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Washington, D.C.  May 7, 2015.  The Second Circuit Court of Appeals ruled today that the National Security Agency’s (NSA) telephone metadata collection program, which gathers up millions of phone records on an ongoing daily basis, is illegal.

NSA whistleblower Edward Snowden first revealed documents confirming the illegal program’s existence in June of 2013.

The government

In January the U.S. Office of Special Counsel (OSC) proposed a rule that it claims would extend protections under the Civil Service Reform Act and the Whistleblower Protection Act to employees of federal contractors.  However, as my previous blog on this proposed rule stated, the unintended consequences of this rule may cause more harm than good for employees of federal contractors.

On Monday, March 23, the National Whistleblower Center (NWC) filed comments on the proposed rule. The submission by the NWC cautioned OSC stating “we believe that part of the proposed rule should be modified to ensure that employees of contractors are aware of their rights under the False Claims Act, and the part pertaining to disclosure of classified information should be withdrawn until further clarification about the use and handling of classified information is provided.”
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On January 22, the Sam Adams Associates for Integrity in Intelligence (Sam Adams) selected retired NSA Technical Director William “Bill” Binney to receive its 2015 award for integrity in intelligence. The award was presented  at a ceremony in Berlin, Germany.

As a 36-year intelligence agency veteran, William Binney resigned from the NSA in 2001 and became a whistleblower after discovering that elements of a data-monitoring program he had helped develop were being used to spy on Americans. Binney explained that he “could not stay after the NSA began purposefully violating the Constitution.”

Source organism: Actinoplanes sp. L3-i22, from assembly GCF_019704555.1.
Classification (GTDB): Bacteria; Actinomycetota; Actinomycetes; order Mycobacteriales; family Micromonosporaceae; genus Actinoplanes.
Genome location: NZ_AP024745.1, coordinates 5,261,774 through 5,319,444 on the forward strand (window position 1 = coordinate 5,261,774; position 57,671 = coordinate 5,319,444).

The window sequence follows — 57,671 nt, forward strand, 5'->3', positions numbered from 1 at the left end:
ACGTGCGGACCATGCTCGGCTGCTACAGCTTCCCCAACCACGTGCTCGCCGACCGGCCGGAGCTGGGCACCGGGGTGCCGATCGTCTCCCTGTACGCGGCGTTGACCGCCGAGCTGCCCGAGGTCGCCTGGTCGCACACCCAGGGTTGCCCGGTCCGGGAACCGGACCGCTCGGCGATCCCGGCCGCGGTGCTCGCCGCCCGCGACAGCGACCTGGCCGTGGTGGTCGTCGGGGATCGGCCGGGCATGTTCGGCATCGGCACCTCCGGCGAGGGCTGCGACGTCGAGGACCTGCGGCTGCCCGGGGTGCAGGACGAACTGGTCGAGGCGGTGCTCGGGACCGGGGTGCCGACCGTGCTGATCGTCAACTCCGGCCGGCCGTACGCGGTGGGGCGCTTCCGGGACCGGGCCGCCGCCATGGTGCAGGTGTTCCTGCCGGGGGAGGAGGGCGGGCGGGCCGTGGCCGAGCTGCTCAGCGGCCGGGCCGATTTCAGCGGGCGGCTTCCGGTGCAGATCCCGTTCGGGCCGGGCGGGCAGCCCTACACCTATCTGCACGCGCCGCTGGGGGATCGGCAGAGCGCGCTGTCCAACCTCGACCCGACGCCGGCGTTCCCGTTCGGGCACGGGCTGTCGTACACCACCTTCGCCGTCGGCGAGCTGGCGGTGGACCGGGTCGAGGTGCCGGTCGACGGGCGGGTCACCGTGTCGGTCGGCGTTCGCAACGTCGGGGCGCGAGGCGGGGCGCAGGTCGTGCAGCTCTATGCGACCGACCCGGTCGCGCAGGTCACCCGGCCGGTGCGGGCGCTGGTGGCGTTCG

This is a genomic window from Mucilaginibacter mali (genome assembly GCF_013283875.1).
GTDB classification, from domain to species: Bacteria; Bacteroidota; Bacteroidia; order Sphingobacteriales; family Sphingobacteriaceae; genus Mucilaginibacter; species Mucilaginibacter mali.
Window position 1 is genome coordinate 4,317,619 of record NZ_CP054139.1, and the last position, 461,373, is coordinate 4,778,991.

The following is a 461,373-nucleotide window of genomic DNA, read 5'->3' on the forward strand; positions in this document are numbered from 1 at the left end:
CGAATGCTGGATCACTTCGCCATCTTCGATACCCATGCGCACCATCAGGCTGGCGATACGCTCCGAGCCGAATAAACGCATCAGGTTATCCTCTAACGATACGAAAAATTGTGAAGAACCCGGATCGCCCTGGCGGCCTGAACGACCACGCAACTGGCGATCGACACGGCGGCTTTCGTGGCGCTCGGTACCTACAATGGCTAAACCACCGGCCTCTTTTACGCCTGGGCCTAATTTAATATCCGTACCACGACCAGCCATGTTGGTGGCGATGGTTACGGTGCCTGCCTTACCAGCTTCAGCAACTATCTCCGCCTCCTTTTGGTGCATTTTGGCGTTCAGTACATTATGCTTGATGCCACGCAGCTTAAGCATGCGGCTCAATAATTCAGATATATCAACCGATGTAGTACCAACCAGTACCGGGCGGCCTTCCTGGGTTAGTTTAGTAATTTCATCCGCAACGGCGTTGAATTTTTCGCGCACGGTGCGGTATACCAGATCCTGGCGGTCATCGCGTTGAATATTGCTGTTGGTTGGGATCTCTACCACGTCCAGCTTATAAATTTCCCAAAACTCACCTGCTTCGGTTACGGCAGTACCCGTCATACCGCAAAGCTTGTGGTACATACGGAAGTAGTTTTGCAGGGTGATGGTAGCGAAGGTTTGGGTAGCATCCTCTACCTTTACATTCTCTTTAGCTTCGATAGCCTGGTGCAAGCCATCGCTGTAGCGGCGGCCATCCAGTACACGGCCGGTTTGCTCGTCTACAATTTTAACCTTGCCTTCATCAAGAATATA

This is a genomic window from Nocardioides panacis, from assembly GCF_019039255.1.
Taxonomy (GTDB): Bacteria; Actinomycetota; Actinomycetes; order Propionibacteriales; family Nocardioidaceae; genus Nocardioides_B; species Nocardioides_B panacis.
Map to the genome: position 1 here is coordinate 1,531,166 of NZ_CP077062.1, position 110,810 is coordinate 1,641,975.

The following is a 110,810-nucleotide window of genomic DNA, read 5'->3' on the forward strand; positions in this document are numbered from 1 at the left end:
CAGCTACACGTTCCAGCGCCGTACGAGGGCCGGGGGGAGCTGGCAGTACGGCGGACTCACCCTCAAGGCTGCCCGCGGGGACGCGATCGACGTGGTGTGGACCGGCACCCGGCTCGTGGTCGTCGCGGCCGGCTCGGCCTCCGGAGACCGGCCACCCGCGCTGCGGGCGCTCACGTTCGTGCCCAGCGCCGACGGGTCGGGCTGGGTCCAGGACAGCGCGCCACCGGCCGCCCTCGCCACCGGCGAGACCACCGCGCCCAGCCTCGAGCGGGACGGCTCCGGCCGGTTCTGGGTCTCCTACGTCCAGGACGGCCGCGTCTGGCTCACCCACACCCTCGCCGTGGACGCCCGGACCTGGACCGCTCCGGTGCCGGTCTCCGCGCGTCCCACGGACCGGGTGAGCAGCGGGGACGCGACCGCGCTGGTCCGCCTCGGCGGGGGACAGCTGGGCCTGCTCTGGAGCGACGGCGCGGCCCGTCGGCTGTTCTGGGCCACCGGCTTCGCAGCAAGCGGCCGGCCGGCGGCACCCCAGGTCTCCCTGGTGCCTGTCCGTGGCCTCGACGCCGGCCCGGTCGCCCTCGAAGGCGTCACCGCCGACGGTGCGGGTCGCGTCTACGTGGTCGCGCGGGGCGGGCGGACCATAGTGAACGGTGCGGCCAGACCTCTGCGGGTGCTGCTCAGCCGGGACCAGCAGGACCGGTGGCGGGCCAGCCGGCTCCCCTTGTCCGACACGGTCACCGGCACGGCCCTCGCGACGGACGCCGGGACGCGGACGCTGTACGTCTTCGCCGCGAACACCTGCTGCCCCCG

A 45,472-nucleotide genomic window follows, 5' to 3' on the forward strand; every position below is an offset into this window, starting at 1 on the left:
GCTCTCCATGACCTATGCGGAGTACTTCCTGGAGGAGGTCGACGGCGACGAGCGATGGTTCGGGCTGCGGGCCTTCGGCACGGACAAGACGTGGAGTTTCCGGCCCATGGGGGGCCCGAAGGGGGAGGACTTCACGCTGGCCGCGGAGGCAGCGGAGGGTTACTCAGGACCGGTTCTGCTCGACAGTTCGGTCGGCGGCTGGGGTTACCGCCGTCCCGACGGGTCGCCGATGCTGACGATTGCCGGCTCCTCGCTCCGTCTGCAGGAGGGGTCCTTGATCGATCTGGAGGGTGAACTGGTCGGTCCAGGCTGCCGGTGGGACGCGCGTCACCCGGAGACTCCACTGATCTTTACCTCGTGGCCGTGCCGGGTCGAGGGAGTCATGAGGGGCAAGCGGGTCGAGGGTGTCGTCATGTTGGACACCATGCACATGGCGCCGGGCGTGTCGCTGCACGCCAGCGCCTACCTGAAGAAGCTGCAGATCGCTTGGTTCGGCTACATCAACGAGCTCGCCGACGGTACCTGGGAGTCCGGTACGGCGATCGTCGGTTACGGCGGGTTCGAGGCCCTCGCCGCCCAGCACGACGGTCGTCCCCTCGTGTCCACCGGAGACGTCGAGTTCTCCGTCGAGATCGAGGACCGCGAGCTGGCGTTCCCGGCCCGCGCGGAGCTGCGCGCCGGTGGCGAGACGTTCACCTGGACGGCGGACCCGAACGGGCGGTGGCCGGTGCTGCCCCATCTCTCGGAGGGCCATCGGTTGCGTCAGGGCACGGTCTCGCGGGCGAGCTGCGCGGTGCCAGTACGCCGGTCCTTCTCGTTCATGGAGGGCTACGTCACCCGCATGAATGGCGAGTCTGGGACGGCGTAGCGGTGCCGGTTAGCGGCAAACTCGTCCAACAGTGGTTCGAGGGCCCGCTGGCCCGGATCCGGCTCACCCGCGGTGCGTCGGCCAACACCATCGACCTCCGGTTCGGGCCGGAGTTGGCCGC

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Washington, D.C. January 22, 2015. Today the U.S. Office of Special Counsel (OSC) proposed a rule that it claims would extend protections under the Civil Service Reform Act and the Whistleblower Protection Act to employees of Federal contractors.  However, the unintended consequences of OSC’s proposed rule may cause more harm than good for employees of federal contractors.

This rule may cause confusion and interfere with other preexisting rights contractors have under other laws.  OSC should reconsider whether such a rule is even necessary given that employees of contractors already have stronger whistleblower protections under state and federal law than federal employees.  In any event, if the proposed rule is enacted it should be amended to make sure this confusion or weakening of other rights does not occur.